Unsung Codemakers: Celebrating the Contributions of Women in Computing - Atlas Obscura
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Unsung Codemakers: Celebrating the Contributions of Women in Computing

National Museum of Computing Women in Computing GalleryScientist Joyce Wheeler at the opening of the gallery (all images courtesy the National Museum of Computing)

Since it opened in 2007, the National Museum of Computing in England has been dedicated to showing that the history of computers is something worth preserving. Housed in Bletchley Park — a center for codebreaking in World War II where massive Colossus computers once deciphered Nazi messages — it hasn’t just amassed old computing devices, but has made these “retrocomputing” machines available to the public and aspiring programmers.

However, they noticed that in all the programs offered at the museum, very few of the participants were women, and so this month they opened the Women in Computing Gallery.

National Museum of Computing Women in Computing GalleryThe Women in Computing Gallery

Chris Monk, the Learning Co-ordinator at TNMOC, explained the reasons for the gallery to Atlas Obscura:

Last year, the National Museum of Computing launched a program offering educational tours of the museum to schools and colleges. Though very successful overall, we were startled to find that less than 10% in the groups were female! So, with Google, the idea of the Gallery was born to help address the very large and complex issue of attracting women into computing as a career. The new gallery highlights female role models and, in time, we will be embedding and integrating these stories throughout all the museum. We know that there are many untold stories – we want to hear them so that we can incorporate them in this new gallery.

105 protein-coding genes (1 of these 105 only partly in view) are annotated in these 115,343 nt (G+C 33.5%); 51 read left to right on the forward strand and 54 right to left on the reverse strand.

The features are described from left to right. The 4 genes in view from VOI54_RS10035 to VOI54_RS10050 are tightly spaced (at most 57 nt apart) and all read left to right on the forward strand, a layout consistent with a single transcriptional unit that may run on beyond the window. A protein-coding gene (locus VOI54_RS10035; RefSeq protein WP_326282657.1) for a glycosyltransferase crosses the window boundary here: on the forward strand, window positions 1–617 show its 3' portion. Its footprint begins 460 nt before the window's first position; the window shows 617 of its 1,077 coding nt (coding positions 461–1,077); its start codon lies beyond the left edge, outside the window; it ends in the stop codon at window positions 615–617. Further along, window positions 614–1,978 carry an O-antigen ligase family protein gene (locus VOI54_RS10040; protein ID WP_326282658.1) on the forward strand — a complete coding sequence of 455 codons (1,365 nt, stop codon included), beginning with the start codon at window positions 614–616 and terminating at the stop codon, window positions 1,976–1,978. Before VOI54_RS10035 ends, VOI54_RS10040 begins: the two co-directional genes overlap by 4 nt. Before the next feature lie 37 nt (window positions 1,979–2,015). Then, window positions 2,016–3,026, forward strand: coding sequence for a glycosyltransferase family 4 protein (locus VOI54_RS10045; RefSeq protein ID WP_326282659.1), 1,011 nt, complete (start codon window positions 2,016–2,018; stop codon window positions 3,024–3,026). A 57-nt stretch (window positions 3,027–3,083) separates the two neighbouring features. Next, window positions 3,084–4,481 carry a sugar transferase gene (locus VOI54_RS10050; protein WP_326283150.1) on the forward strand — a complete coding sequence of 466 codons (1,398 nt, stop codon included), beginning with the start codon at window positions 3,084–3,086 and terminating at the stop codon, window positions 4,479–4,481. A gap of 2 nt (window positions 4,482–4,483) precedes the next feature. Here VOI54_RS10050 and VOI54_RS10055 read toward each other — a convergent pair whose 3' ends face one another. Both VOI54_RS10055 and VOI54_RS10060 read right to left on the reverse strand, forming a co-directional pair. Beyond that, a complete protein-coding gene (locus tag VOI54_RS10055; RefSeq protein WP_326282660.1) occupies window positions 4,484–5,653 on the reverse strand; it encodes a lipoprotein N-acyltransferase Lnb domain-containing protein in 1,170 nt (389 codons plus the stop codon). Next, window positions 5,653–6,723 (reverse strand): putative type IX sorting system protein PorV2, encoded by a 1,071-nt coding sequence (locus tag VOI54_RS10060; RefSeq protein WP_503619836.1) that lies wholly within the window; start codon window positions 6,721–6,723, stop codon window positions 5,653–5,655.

National Museum of Computing Women in Computing Gallery
Margaret Bullen, who was involved in building the first Colossus computer 

The gallery, sponsored by Google UK, celebrates the frequently overlooked contributions from women to computing, including Kathleen Booth who wrote the first assembly language and Stephanie Shirley — who once even went by Steve with her computer work to get ahead — who started her own software company in the 1960s with a goal to have more opportunities for women programmers. The initial multimedia content of the gallery is just a start, and the museum is encouraging anyone with more on the history of women in computing to get in touch: womenincomputing@tnmoc.org

National Museum of Computing Women in Computing Gallery
A learning program at the museum

NATIONAL MUSEUM OF COMPUTING, Bletchley Park, England